Couple of problems i can't think through looking for some help...
Prove there exists a rational number a and an irrational number b such that a^b is irrational.
I was thinking that I could prove they were both irrational, taking square root two^square root two as A and square root two as B and it works. can't put my finger on this one.
Last one disprove statement there is a real number x such that x^6+x^4+1=2x^2.
Thank you for any help
For the second part take a look at the graph of f(x) = x^6 + x^4 -2x^2 + 1
notice that f(x) is always > 0. You can prove this by looking at f'(x) and f''(x). After you find f''(x) find the points where it is 0, then the function is decreasing or increasing in the intervals between the critical points, based on the sign of f'(x) which you can prove from f''(x). This problem is pretty trivial in the way you prove it, but its very ugly.
For the first problem, Tonio had the right idea, and so do you
Consider . If it was rational, what would that imply?
If it was irrational, what would that imply?
For the second one, gmatt's solution will work. However, there is a better way: (answer in spoiler)
However, even if we can establish that is irrational, we would still need to go on to say:We have found such that , where andBut if , then . So now we have the required result.
So, how about it? Why is irrational? And would it be just as easy to prove that is irrational, thus establishing the result much more simply, with ?
Or am I still missing something obvious? If so, please spell it out for me.
I think Grandad is absolutely right. What some posters were showing is that there exist two irrational numbers so that is rational. The original question was about a rational .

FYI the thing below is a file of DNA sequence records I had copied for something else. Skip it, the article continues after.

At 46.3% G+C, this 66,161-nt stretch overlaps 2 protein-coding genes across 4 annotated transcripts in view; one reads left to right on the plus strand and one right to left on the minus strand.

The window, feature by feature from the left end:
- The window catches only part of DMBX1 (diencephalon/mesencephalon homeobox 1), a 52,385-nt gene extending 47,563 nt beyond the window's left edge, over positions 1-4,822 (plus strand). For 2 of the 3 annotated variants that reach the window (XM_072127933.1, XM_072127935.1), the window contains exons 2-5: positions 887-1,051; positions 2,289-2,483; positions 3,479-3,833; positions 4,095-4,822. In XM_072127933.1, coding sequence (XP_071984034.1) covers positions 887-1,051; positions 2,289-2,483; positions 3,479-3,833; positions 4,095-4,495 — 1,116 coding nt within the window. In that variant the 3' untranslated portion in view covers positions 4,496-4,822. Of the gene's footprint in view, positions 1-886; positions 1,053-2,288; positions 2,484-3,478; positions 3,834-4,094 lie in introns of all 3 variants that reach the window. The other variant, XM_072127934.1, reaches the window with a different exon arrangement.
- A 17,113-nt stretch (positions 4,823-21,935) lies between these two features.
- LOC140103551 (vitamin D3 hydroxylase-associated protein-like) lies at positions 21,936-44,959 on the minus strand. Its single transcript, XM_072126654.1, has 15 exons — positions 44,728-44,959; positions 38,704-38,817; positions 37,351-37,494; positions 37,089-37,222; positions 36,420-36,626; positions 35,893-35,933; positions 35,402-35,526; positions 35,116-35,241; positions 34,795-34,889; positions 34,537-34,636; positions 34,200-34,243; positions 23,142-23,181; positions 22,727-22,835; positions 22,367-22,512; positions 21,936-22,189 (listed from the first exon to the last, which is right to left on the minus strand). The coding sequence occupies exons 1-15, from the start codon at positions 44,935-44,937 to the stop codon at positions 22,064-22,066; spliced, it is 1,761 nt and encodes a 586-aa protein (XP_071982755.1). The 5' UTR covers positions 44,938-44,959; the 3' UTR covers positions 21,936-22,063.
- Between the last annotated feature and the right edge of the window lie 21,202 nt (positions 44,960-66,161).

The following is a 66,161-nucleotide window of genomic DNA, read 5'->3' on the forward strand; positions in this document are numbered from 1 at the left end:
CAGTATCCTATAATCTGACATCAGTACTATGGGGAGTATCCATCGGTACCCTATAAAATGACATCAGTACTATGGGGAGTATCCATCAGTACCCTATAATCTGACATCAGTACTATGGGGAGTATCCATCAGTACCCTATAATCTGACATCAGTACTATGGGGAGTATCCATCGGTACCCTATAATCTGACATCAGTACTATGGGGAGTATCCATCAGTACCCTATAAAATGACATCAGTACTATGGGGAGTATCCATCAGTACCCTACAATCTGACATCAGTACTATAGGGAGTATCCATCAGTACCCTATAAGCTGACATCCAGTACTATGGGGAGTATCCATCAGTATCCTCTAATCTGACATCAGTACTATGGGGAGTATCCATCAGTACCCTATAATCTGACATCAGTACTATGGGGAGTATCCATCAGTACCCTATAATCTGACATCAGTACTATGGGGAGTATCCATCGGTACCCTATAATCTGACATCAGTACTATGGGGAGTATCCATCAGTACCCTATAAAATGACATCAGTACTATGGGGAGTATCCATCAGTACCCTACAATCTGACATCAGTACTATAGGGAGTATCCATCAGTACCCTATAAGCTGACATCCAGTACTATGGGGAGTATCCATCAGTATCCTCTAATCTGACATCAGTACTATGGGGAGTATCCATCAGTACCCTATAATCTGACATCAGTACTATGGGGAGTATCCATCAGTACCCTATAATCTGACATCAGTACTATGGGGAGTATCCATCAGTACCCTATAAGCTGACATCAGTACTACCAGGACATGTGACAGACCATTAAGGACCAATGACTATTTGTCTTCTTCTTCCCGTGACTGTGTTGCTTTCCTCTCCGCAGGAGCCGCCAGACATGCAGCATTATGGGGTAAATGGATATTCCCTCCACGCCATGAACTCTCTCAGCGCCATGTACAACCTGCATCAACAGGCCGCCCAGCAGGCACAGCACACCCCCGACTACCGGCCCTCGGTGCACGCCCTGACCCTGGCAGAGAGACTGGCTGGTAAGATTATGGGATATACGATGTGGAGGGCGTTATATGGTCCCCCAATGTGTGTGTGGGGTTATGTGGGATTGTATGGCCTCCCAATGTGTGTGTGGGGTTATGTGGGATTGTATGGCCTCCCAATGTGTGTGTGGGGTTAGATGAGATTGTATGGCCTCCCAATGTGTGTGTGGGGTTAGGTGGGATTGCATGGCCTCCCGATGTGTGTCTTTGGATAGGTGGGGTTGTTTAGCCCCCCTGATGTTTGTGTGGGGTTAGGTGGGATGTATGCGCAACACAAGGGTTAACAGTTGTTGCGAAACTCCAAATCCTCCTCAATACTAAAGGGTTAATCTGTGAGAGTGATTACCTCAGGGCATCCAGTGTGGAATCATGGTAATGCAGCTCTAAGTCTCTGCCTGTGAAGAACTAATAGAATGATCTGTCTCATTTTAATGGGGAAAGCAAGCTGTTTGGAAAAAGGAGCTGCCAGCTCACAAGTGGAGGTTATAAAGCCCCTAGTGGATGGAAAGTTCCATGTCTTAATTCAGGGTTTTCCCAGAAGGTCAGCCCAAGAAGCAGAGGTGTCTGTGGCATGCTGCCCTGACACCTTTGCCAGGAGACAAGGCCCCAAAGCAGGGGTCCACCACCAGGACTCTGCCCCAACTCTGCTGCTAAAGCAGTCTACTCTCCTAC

In fact, is irrational (see Gelfond–Schneider theorem in Wikipedia), but the proof is in no way easy. Anyway, using Grandad's addition to the argument is one way to give a complete solution.
As for the second problem, Turiski has a nice idea, except that the sum of two squares is not always positive. It is easy to show, though, that at least one of the summands is non-zero.
We've already seen the proof of . In it we considered three numbers, all of which are equal to .
What if we apply the same reasoning to the following three numbers: 2, , and ?
Case 1 is then OK, because you can then go on to re-arrange in the way I indicated in my last reply.
But Case 2...?
I think this works. Just a remark: one should be careful about notation. As far as I know, power operation associates to the right, so .
For example, you wrote earlier:
The original question was this:
So, for my own benefit, and for the benefit of anyone else who has been bewildered by all this, may I amplify (and hopefully clarify) aman_cc's final solution (which is correct). Here it is again, with my additions in red.
We do not know whether is rational or irrational, but in either case we can formulate a solution.
Case 1: is irrational
So this gives the solution (rational), (irrational), (irrational, by assumption)
Case 2: is rational
Note first that
So we now have the solution (rational, by assumption), (irrational), (irrational).